I’ve done a fair bit of research into the different species of mushroom and the different things they’re able to digest. We’re also looking to see if there is potential to feed them food waste, because we do waste a lot of food. But the food they eat affects their structure and there’s only certain things that the species can digest. I’ve picked a few species that I know can digest starch and cellulose and I’m feeding them different ratios of sawdust and potato to see whether they preferentially digest one over the other. I also want to know how the different rations affect the structure. There’s sort of a ‘proof of concept’ to how quickly it can be grown and how strong the resulting bricks are. I’m basically growing it in little glass bricks that I got from Kmart! I’m slowly building off the preliminary research of ‘Let’s get a home mushroom kit!’.

I got over the first big hurdle, which was when they became contaminated. That’s a big problem when you’re hoping to produce something that can be applied to industry.

How do they become contaminated?
It’s mould. When you feed them food there are other things in the air that love the same food. It’s all about being able to introduce mycelium to a sterile enough environment so it won’t get mouldy. The mould can sometimes outcompete the mycelium but it doesn’t have the structural advantage of mycelium.

Utilising the pressure cooker to sterilise the substrate.

Utilising the pressure cooker to sterilise the substrate.

Chloe growing fungi in the lab.

Chloe growing fungi in the lab.

Chloe growing fungi in the lab.

Chloe growing fungi in the lab.


Are you doing it in the lab or just at home?
Oh no, I’m doing it in the lab! It’s very smelly. I just bought a pressure cooker, which seems to be helping a lot. Just by cooking the substrate before I add the mycelium helps with sterilisation. So, that’s relatively industrially applicable because preparing everything in the mould and then just putting them through an autoclave is easy enough to do.

Mostly what I’m doing is proof of concept – proving that we can turn mycelium into bricks. Once we have the bricks we can test them, see what they like eating and how it affects the final structure so we can hone in on a final species and substrate and decide how to work with it for future development.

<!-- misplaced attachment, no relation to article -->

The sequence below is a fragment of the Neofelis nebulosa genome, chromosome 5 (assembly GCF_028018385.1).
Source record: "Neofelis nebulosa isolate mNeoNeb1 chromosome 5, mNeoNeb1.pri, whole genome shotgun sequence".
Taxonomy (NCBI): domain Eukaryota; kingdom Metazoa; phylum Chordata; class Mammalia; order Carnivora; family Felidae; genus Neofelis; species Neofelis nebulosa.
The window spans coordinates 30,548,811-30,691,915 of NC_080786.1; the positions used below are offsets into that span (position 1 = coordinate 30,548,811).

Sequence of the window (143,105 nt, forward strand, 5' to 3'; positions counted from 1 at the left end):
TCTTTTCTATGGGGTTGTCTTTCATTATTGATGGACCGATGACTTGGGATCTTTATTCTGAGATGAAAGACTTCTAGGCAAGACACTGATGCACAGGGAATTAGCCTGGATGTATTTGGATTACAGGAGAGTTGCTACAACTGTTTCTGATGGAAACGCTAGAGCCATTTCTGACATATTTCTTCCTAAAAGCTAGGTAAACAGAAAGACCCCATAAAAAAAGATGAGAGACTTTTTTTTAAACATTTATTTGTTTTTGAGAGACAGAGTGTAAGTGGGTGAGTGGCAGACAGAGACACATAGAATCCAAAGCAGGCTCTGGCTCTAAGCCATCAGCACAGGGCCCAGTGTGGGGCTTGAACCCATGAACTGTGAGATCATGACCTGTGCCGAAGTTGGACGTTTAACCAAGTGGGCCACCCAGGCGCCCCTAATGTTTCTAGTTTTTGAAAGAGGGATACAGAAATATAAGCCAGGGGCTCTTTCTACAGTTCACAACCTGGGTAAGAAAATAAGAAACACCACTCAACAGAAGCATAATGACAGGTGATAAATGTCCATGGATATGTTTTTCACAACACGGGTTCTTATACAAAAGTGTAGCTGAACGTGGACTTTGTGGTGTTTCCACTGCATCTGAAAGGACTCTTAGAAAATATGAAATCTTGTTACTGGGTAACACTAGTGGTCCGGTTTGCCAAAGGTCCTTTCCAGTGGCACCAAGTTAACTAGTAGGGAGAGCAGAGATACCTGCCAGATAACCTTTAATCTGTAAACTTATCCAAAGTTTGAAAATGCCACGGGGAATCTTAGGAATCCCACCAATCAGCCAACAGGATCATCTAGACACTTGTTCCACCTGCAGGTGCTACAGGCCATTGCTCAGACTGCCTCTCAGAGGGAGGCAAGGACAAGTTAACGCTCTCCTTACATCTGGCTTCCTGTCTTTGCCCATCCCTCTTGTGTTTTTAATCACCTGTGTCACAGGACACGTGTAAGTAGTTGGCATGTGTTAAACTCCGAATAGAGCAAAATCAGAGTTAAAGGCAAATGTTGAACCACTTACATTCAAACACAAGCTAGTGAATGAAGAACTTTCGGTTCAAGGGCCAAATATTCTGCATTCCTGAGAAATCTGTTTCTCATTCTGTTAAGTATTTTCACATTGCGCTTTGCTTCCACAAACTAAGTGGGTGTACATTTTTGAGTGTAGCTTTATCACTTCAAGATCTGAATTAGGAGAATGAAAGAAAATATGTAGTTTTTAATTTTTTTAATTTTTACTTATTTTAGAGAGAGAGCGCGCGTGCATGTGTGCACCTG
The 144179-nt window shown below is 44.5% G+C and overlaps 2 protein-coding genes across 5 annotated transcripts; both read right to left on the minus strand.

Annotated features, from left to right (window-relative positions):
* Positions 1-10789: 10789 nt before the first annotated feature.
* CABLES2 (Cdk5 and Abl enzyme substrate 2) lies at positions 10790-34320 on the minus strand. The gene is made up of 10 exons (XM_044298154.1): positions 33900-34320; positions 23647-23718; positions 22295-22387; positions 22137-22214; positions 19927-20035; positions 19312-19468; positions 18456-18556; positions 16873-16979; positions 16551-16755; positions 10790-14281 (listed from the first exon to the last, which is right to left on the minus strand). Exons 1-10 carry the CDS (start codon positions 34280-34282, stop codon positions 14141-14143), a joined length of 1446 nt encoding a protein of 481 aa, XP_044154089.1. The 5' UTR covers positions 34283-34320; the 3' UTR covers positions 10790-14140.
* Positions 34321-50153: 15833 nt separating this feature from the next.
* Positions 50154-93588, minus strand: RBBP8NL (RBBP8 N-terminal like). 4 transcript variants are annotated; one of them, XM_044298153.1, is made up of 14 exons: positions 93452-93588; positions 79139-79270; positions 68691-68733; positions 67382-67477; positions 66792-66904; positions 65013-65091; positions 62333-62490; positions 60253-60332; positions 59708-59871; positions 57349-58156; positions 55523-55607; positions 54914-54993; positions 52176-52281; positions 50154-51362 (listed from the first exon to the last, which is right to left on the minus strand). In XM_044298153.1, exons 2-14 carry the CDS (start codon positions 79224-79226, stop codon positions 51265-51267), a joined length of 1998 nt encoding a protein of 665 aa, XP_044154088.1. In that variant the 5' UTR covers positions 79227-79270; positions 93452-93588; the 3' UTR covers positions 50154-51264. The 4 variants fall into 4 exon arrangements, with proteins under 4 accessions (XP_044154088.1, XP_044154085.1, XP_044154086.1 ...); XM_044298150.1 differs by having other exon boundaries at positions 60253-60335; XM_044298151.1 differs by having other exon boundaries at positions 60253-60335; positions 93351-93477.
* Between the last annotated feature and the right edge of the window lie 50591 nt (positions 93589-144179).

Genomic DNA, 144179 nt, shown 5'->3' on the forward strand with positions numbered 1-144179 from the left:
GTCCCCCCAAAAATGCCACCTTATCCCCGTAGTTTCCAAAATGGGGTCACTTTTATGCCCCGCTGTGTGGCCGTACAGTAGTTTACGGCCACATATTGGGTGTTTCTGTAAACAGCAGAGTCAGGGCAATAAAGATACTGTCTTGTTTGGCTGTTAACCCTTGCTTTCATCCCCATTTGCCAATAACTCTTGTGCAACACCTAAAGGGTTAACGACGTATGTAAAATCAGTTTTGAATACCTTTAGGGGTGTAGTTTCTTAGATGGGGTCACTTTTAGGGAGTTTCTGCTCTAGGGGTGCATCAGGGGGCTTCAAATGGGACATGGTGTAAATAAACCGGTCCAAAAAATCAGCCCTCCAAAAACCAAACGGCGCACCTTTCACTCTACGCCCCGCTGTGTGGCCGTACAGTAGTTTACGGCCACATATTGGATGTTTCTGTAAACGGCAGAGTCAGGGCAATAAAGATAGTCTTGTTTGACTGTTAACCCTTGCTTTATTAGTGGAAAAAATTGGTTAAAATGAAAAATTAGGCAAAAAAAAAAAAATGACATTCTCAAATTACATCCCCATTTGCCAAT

So, say it works and you successfully turn mycelium into bricks how do you then stop them from continuing to develop and grow?
We already use living building materials so the idea is not uncommon. We just have to kill it before it goes into, say, a house. You can kill the mycelium by cooking it in an oven. When it’s finished growing you will be able to take it out of the mould, heat it up and stop the mycelium’s growth. And, if done properly, that should have the same effect as chopping down a tree. The only concern is that it will dry out and because there is a fairly high amount of water in mycelium we’re looking at ways to made sure the brick doesn’t shrink.

Did you ever think you’d be doing something like this?
When I read about it I thought using mycelium as a building material sounded so interesting. I think because I have a biomed background I had a bit of knowledge about cellular processes and how cells grow, which helped me a little bit because I haven’t had to go on a really steep learning curve. I don’t think I could have chosen something like this myself as I don’t think I would have had the imagination!

It has the potential to not only disrupt an entire industry but to really change the world from an environmental perspective. That's pretty incredible.
It definitely does. I think if it gets to the point where it can be used as a building material there will be a bit of a cultural barrier to get over. People aren't necessarily 100 percent comfortable with living in a house built by fungi! But hopefully as time goes on then perceptions will be able to be changed.

It’s going to be a case of who will go first! Someone will do it.

This was created in partnership with Monash University's Materials Science and Engineering Department.

Nikki Stefanoff uses her journalism background and love of a good chat to find powerful and meaningful stories to tell.